It is into this holy mess, this human chaos of meaning, hope, control, certitude and competing interests that the story lies in vulnerable being, awaiting the vulnerable heart and mind to embrace it and ponder in wonder. The story emerges in hearts and minds that are gripped by despair and pain. The story emerges in crisis and wonder, in struggle or love, in life lived and relationships nurtured through compassion, mercy and grace. Where justice flourishes, the story glows and Christ is revealed in the little places, the hidden places and the vulnerable places of the world.
The story is simple and profound. It is simple, lowly people in a world of power and violence, wealth and oppression. Mary and Joseph represent the lowly ones who are anonymous but who represent the great reversal in God’s economy where the little ones are lifted up and the great ones are brought low; where rich and poor are brought into a place of sharing resources equally and everyone has enough and we are in relationship.
It is also a challenging political story in the context of the Roman world with its Roman Imperial Religion that gave credence to Caesar Augustus as Divine-like and ‘Son of God’. The much-trumpeted Pax Romana (‘Peace of Rome’) came at the end of a spear or sword and was delivered by the Imperial Roman Army. Caesar was the self-proclaimed one who brought peace to the world and held everything together. These titles and descriptors were exclusive to Caesar and ‘good news’ applied only to him – until the Christians told their story and transferred these titles to Jesus, the Christ.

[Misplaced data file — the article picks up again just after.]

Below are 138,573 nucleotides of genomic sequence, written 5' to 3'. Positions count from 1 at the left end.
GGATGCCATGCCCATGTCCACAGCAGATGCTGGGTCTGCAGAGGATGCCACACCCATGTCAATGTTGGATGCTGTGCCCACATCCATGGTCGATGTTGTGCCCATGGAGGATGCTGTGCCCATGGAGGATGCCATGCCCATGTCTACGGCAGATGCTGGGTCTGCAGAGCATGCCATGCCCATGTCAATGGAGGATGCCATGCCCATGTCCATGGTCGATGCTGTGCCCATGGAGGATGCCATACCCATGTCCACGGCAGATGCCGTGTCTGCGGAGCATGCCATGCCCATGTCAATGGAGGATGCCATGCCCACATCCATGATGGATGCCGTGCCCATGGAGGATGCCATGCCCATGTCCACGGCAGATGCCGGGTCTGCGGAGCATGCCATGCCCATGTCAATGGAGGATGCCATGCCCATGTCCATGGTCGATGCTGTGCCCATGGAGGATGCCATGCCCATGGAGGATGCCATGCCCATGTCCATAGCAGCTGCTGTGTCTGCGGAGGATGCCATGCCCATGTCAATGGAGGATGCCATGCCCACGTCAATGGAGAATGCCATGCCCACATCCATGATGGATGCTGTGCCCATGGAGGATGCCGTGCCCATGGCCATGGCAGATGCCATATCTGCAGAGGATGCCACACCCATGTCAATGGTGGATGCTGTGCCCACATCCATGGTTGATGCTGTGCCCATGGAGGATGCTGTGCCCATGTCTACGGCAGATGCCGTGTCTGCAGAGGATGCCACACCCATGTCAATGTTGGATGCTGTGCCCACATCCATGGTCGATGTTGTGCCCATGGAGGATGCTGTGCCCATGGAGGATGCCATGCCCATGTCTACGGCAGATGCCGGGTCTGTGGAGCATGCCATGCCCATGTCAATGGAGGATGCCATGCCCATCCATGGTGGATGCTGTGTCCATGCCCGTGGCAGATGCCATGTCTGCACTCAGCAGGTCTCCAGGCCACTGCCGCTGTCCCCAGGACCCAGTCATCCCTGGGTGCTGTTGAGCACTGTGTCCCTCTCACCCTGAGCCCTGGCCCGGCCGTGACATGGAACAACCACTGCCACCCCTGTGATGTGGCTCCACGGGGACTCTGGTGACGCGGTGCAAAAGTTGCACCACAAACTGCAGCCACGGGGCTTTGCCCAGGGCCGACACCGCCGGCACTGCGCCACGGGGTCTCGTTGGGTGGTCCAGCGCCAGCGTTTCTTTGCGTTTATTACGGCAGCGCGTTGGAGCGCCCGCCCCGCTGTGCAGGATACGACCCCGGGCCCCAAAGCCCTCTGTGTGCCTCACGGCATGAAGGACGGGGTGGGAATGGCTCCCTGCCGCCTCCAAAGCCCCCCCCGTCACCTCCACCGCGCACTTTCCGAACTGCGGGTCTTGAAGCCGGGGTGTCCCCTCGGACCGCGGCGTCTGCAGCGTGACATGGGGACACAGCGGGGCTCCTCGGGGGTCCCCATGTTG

Good News, for Christians, was contained in this story of incarnation, God embracing human flesh and dwelling amongst us in vulnerable, humble love. Christ revealed in Jesus brings peace through his life, death and resurrection as a path back into the life and being of God. ‘Jesus is Lord,’ became the political cry of Christians who therefore denied the Roman expectation that ‘Caesar is Lord.’ It is a story that defies the ways and paths of secular wisdom, that power, wealth, might or birth-rite are the signifiers of privilege and entitlement. It is a story where a young, innocent and poor woman takes centre-stage, a reversal of culture and expectation. In our own world we have been blessed and challenged by two very young women (girls) who have spoken out and raised critical issues of justice before the world. Greta Thunberg (Time Person of the Year, 2019) and Malala Yousafzai (the youngest recipient of the Nobel Peace Prize) have given us challenging and courageous messages of hope for the world and its poor. These young women are modern versions of Mary, singing the song of justice, love, peace and hope for the world.
This simple story has depths of possibility for the curious and questioning and those who search for deeper being and a better world. In the light of fires burning out of control and a world where there is pain and suffering, alongside joyous wonder, this little story leads us beneath the tinsel, lights, parties, gifts, and carols into a place where we can encounter the Christ-child in innocence and wonder, in vulnerable, powerful love that transforms and grows and forms us as more deeply, truly human beings.
Christmas comes to us at any time, and whenever we open ourselves to love, compassion, justice, peace and joy, we encounter God who is all of this and more. Christ is in all things and we are ultimately held in this grace – and this is Christmas!